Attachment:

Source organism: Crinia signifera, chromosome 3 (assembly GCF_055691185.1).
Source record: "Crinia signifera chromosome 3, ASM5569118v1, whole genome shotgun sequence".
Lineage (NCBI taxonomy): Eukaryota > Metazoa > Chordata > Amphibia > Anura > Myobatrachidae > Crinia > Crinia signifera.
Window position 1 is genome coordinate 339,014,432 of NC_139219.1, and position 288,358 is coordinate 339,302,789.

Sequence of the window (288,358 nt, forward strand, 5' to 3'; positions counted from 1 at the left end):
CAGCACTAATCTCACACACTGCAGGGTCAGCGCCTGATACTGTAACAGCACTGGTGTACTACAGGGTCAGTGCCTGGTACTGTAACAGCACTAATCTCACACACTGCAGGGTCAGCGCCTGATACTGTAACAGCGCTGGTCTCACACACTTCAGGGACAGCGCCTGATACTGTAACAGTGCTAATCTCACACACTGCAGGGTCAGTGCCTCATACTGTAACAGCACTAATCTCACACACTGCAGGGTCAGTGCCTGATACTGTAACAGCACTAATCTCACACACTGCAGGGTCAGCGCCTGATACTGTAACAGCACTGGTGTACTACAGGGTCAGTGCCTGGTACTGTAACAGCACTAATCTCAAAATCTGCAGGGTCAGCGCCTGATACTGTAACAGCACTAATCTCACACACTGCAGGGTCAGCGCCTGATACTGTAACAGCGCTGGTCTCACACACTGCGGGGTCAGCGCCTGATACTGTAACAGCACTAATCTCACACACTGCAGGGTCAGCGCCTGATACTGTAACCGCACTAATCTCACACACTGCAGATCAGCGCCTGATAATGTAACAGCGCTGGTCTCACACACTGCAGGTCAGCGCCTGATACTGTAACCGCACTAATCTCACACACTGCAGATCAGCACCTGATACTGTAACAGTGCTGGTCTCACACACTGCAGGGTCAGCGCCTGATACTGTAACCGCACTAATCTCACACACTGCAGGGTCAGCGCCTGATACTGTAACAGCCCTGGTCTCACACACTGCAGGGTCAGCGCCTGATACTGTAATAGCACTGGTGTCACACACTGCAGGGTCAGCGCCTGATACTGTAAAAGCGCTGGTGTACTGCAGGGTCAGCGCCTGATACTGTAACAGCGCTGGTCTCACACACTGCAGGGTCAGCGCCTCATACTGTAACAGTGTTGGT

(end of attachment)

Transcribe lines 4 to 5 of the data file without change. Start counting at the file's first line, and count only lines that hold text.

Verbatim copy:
Window position 1 is genome coordinate 339,014,432 of NC_139219.1, and position 288,358 is coordinate 339,302,789.

Sequence of the window (288,358 nt, forward strand, 5' to 3'; positions counted from 1 at the left end):